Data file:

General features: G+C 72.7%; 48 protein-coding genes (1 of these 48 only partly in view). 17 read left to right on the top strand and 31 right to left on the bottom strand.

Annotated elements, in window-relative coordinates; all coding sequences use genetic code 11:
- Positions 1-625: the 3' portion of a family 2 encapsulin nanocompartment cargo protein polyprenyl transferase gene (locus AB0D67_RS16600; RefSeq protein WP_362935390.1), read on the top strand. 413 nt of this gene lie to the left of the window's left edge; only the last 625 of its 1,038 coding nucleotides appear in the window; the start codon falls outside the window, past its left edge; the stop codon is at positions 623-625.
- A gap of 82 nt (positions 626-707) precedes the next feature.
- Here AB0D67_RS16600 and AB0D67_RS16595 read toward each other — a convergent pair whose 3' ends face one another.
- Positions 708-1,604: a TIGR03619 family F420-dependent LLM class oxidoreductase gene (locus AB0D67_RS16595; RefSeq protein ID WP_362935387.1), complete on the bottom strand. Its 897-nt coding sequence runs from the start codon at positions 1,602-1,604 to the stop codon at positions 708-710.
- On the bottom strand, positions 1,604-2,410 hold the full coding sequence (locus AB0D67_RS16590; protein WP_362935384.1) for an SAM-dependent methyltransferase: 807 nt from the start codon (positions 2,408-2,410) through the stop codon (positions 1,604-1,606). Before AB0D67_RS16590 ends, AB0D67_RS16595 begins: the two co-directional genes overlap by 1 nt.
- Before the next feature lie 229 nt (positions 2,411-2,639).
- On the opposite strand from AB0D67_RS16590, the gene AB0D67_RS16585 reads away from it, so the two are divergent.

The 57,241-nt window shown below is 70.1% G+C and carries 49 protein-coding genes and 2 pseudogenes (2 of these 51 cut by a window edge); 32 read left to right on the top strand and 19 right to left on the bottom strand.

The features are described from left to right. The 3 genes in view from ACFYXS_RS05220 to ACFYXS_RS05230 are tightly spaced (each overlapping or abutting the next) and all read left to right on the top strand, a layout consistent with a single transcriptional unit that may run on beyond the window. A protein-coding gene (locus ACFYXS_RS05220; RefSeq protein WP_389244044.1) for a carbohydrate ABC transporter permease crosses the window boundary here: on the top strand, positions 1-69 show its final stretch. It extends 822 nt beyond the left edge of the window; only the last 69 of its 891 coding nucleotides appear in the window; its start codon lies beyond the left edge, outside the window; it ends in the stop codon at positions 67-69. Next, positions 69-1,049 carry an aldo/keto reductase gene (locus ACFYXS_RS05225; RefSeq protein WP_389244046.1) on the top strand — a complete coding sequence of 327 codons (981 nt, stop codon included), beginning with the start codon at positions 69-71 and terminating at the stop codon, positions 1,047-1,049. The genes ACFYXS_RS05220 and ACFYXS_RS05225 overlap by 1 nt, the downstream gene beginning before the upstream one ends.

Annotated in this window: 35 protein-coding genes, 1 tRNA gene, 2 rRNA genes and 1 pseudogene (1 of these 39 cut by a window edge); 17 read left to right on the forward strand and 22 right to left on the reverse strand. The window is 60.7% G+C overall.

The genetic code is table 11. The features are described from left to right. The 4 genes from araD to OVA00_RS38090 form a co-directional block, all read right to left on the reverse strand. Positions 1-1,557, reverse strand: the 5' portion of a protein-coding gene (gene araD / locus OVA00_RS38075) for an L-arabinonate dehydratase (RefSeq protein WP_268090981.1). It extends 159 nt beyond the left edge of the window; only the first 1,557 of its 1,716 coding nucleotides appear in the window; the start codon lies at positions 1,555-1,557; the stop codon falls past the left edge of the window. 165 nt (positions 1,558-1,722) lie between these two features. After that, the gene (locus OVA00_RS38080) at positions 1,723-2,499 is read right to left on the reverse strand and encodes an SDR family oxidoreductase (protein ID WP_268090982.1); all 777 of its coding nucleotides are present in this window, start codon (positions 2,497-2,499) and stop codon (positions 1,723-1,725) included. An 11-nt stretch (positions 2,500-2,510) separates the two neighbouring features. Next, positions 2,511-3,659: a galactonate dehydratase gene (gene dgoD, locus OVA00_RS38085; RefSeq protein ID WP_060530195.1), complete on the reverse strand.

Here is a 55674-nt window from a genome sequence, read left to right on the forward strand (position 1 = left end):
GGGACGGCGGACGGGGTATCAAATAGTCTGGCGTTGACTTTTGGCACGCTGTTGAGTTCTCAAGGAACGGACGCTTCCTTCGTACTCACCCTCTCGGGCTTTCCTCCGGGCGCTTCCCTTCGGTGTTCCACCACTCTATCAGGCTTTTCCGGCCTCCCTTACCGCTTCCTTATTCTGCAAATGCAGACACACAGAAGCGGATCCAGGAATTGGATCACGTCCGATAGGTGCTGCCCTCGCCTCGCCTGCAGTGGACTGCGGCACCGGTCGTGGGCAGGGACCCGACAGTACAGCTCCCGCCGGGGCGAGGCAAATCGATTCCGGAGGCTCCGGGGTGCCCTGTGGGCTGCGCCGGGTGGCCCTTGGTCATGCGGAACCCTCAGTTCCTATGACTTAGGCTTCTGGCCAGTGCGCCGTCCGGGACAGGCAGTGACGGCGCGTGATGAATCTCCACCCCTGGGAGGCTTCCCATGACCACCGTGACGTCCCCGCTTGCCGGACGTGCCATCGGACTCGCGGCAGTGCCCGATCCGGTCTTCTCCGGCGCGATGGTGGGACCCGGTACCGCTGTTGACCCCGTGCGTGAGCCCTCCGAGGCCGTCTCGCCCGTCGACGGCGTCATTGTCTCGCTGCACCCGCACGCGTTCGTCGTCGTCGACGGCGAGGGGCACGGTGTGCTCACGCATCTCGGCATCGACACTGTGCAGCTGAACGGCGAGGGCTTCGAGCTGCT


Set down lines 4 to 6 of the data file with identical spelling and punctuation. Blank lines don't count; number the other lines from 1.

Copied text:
- A gap of 82 nt (positions 626-707) precedes the next feature.
- Here AB0D67_RS16600 and AB0D67_RS16595 read toward each other — a convergent pair whose 3' ends face one another.
- Positions 708-1,604: a TIGR03619 family F420-dependent LLM class oxidoreductase gene (locus AB0D67_RS16595; RefSeq protein ID WP_362935387.1), complete on the bottom strand. Its 897-nt coding sequence runs from the start codon at positions 1,602-1,604 to the stop codon at positions 708-710.